Who's the Bigger Victim of Controversial Rule—Aly Raisman or Jordyn Wieber?

Emily Bayci@emilybayciContributor IIIAugust 3, 2012

NEW YORK, NY - MARCH 03:  Alexandra Raisman (L) and Jordyn Wieber watch the floor exercise event at the 2012 AT&T American Cup at Madison Square Garden on March 3, 2012 in New York City.  (Photo by Chris Trotman/Getty Images)
Chris Trotman/Getty Images

The U.S. women’s gymnasts are dominating the London 2012 Olympics

Still, they have fallen victim to some of the most absurd rules in gymnastics history.

Jordyn Wieber was wrongfully denied a slot in the individual all-around finals, and Aly Raisman was unfairly left off the all-around podium.

Wieber was burned by the two gymnasts per country rule. Gabby Douglas and Raisman placed 2-3 in the all-around during prelims and claimed America’s slots. Wieber, who finished in fourth and is arguably better than both of them, was left watching from the stands.

Then when Raisman competed in the all-around, she tied for third place with Russia’s Aliya Mustafina. She didn’t receive a medal because of a tie-breaker rule that dropped the lowest score from each gymnast's four apparatuses.

Mustafina got to drop a fall on balance beam, while Raisman, who performed consistently on all four events, suffered.

Do these controversial rules need to be changed?

Each of these gymnasts faced their greatest heartbreaks within days of accomplishing their biggest successes. Talk about a whirlwind of emotions—it doesn’t get much crazier than that.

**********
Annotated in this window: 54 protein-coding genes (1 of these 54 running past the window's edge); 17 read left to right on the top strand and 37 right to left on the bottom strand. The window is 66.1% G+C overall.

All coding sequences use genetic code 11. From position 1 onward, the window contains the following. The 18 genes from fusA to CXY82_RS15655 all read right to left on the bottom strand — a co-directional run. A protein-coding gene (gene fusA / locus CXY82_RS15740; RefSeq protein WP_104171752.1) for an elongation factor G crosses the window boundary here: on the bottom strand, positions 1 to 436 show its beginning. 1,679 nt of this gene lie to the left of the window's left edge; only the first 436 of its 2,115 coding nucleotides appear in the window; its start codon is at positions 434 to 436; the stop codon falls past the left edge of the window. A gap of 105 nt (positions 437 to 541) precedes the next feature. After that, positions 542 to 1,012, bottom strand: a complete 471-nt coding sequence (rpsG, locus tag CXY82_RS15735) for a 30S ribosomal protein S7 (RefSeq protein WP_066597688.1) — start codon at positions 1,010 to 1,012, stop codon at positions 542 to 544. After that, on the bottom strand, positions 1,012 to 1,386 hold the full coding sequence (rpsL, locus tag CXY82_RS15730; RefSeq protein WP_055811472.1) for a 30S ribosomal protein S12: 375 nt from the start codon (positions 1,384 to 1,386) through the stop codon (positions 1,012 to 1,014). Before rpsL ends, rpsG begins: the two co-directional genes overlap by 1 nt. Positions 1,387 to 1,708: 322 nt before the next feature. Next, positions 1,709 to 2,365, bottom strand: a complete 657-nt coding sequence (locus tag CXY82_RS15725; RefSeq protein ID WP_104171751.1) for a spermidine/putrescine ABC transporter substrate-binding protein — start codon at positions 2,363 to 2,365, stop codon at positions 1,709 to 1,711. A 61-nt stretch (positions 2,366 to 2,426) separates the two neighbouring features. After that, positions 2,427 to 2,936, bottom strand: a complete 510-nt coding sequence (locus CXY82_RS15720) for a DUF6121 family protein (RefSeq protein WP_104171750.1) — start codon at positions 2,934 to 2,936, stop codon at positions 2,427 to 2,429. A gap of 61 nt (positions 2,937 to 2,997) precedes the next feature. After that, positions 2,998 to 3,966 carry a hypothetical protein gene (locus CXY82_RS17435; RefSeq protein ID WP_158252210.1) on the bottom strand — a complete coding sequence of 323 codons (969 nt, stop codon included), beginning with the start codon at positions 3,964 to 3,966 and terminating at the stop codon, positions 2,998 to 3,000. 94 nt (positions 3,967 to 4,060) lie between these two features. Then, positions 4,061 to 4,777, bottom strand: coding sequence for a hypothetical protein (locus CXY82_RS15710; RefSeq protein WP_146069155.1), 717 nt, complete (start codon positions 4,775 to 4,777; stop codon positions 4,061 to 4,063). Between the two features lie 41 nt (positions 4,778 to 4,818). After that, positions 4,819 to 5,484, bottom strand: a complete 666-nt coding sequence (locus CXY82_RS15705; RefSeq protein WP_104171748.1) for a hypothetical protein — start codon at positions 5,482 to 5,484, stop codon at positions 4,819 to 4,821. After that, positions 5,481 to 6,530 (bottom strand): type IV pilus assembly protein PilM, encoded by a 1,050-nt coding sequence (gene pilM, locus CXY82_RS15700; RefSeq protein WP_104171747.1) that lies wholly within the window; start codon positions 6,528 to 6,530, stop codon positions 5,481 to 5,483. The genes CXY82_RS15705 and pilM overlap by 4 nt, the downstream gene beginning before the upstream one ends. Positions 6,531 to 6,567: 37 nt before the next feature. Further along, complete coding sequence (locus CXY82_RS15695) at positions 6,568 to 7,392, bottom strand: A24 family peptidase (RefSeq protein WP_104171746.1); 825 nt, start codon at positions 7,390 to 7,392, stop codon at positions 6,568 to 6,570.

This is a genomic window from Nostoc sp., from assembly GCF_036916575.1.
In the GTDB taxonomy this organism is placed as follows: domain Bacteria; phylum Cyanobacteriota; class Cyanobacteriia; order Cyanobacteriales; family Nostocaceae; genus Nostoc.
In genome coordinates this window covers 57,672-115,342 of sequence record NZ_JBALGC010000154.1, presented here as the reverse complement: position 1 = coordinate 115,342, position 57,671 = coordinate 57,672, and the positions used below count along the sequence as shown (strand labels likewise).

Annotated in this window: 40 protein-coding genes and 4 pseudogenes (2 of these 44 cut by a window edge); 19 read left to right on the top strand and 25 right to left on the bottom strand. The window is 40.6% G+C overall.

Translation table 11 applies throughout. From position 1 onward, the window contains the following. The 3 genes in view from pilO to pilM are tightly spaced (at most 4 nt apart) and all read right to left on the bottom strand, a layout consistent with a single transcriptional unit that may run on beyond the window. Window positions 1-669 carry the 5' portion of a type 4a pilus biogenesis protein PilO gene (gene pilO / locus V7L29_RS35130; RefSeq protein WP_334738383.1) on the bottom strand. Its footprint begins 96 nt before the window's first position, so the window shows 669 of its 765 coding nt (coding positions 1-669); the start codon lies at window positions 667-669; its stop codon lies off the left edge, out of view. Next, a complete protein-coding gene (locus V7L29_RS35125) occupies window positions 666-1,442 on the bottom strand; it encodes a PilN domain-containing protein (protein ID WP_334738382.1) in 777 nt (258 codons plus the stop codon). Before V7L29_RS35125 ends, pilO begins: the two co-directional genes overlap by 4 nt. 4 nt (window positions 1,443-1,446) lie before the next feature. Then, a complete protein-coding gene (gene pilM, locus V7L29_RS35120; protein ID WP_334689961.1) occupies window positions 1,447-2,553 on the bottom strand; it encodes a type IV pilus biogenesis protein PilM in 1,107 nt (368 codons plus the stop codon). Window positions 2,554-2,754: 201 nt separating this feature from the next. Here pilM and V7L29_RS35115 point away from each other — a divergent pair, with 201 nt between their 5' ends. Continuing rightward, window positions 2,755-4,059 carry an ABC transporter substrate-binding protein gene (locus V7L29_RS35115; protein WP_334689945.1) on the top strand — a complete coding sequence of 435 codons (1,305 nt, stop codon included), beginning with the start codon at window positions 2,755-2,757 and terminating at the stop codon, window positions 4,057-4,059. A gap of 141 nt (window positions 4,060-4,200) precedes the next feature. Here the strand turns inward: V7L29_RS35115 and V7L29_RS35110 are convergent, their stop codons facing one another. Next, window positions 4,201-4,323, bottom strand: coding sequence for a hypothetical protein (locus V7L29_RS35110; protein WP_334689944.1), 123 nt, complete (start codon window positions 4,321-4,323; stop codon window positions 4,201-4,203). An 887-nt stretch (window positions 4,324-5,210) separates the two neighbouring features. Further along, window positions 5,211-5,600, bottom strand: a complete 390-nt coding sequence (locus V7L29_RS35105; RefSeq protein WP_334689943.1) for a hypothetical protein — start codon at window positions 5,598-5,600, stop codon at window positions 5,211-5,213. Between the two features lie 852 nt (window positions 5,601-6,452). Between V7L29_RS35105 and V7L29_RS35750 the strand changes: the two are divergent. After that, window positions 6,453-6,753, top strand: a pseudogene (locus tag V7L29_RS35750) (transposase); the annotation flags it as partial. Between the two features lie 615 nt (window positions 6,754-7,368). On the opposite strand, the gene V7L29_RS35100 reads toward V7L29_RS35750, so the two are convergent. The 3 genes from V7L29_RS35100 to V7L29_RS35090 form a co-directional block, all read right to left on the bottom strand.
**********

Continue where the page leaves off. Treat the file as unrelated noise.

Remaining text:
So who has it worse, Wieber or Raisman?

I vote for Wieber, because at least Raisman had the opportunity to compete.

Raisman can even say she made some mistakes during the individual finals. She flubbed on beam, which is normally one of her strongest events. 

“I was more sad than angry,” Raisman said in an interview with Will Graves of the Associated Press. “I know I can definitely do a better beam routine than I did today,” she said. “I tried to come out and do the best I can.”

She was able to handle the disappointment better than Wieber, who couldn’t hold back the tears after her shocking news. 

Wieber struggled to compose herself for TV interviews and couldn’t even manage interviews with the written press.

Wieber’s heartbreak was bigger, because she had no opportunity to prove herself when it mattered most. 

Raisman hadn’t originally anticipated to win an all-around medal at all—anything Raisman accomplished was a major success. But Wieber’s disappointment left herself and the world heartbroken and dumbfounded.

Both gymnasts are victims forced to succumb to regulations created by the Federation of International Gymnastics. They did not lose out because of talent or work ethic but because of the fine print.

Hopefully the duo can find solace in one another and put the disappointment behind them and, instead, focus on the team gold medal.

Together they can argue about who had the worst end of the stick.


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